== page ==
Traditional vs Vegan: disappearing pie

It’s 2018 and vegan friendly culinary blogs and restaurants are on top of popularity both in Europe and Northern America. Only in London alone there are 250 purely vegan places with at least 1 new opening monthly! These places are usually crowdy. You have to stay quite a queue even to grab your takeaway.


If you think that this hype is due to increased amount of plant based diet followers, you’ll be very wrong. According to my personal observations, at least 55% of those who are choosing vegan food stall over traditional one are omnivores. Why? Because people want to try something absolutely new.


Same thing happens in the blogosphere. Mouthwatering pictures of plant based treats, lists of unusual ingredients and videos with thoroughly described procedures of how to mix them together make at least 30% of all the online food content. But if in a restaurant you can try food yourself, here you should relay only on your own imagination and trust on author’s word.


While scrolling through endless vegan recipes, I keep asking the same question - how would it taste like? Don’t get me wrong, I have this question when I look at any recipe. But usually I kind of can imagine the taste from the list of ingredients. Not in case of vegan foods though. I am completely baffled when I see “ mix olive oil and tofu to create sour cream” or “ grind nuts and nutritional yeast with a tone of spices to form parmesan”.


That’s when I got idea to make my own research and compare the taste of dishes which we are used to or remember from our childhood with the closest vegan alternative I can possibly find.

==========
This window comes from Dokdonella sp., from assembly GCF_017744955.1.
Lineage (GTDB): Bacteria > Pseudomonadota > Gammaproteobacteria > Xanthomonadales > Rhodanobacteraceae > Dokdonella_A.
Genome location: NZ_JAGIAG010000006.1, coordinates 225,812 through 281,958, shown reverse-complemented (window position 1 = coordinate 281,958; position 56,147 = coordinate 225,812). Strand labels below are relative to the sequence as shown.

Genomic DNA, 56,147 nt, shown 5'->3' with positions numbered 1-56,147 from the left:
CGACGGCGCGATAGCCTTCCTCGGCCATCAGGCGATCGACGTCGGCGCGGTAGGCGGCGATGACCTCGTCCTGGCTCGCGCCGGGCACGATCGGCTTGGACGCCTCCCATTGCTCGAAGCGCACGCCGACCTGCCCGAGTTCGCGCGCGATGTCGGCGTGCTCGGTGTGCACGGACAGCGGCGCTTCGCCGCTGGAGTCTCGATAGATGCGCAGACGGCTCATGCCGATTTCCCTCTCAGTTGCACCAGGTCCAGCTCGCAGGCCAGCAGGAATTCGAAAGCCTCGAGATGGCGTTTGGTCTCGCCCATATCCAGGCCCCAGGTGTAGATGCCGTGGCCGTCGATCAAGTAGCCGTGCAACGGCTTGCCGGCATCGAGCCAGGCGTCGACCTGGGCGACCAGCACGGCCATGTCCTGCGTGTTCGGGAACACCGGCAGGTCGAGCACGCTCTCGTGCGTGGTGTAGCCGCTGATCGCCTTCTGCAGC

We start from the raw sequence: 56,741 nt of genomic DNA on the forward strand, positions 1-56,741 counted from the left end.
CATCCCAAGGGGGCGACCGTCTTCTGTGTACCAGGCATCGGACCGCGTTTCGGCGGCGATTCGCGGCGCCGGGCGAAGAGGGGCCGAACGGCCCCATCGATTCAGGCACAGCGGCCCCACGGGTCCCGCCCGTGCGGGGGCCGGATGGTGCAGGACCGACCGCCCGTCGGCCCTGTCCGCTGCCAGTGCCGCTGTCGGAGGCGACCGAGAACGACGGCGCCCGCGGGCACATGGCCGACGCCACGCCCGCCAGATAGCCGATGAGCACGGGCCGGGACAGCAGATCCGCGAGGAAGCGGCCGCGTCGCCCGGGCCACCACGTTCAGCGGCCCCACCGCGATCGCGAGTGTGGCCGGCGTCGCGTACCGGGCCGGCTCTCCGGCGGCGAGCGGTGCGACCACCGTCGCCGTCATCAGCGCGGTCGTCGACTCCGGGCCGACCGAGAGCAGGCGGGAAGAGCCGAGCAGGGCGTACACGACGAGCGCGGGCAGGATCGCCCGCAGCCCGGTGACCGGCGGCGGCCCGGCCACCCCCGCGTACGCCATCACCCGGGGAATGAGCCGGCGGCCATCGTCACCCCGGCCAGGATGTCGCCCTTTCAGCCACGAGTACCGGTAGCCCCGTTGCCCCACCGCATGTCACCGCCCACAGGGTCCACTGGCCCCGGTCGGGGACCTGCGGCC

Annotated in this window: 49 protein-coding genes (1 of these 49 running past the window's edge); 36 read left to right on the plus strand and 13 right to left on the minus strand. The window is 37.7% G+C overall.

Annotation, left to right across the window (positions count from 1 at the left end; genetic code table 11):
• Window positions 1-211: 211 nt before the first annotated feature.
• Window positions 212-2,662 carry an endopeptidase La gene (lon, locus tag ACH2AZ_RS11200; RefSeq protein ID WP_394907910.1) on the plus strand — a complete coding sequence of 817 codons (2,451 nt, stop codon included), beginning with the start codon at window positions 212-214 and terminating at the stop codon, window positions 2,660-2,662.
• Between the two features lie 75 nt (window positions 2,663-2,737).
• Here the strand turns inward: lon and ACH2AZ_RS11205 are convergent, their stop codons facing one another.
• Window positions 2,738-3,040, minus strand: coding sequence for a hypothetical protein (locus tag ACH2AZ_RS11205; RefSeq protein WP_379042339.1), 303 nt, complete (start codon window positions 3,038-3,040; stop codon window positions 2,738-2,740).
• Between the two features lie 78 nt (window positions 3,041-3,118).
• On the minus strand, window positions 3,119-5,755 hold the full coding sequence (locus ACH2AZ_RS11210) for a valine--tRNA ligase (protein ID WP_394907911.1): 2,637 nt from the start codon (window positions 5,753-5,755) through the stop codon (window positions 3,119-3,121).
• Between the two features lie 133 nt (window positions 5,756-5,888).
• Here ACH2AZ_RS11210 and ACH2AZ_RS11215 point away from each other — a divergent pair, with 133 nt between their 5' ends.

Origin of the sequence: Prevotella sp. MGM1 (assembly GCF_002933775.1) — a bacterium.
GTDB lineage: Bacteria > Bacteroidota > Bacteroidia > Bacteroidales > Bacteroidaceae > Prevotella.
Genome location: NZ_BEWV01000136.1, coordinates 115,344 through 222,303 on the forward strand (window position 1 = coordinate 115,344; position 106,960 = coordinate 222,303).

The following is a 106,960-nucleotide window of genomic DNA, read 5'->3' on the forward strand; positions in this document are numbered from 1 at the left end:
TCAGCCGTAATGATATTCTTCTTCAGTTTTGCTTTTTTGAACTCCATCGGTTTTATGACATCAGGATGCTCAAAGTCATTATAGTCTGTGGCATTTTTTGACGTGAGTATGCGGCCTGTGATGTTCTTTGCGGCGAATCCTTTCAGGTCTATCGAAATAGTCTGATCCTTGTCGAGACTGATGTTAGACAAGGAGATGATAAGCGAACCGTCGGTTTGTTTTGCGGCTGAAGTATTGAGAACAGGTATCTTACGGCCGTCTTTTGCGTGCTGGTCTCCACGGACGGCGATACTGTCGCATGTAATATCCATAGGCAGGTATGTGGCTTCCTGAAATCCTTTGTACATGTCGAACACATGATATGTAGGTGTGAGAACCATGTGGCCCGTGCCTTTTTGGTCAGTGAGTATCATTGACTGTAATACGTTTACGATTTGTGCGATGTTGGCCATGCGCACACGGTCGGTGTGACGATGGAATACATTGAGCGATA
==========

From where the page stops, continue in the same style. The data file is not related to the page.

Let’s get started with a simple though very dear to my heart recipe of the apple and rhubarb bake. It makes a perfect breakfast or a light dessert. And as most of my recipes, it’s only 15 min of preparation.


Make sure you have eggs for the traditional variation and tofu for the plant based one. precise list of ingredients and step by step method is listed below as always.



I chose 4 categories to compare these two recipes:


Time: It took me the same amount of time to make both batters. plant based version took 5min less to cook in the oven. However it might due to the fact, that I was using smaller baking moulds for the vegan pie.


Appearance: Both bakes looked the same. Even my hubby didn’t see any difference.


Consistency: traditional batter was more viscous comparing to it’s vegan alternative. Make sure that you blend tofu thoroughly specially in case of using a firm one. I usually loosen batter with a bit of water. In case of plant based one I would recommend to use milk instead.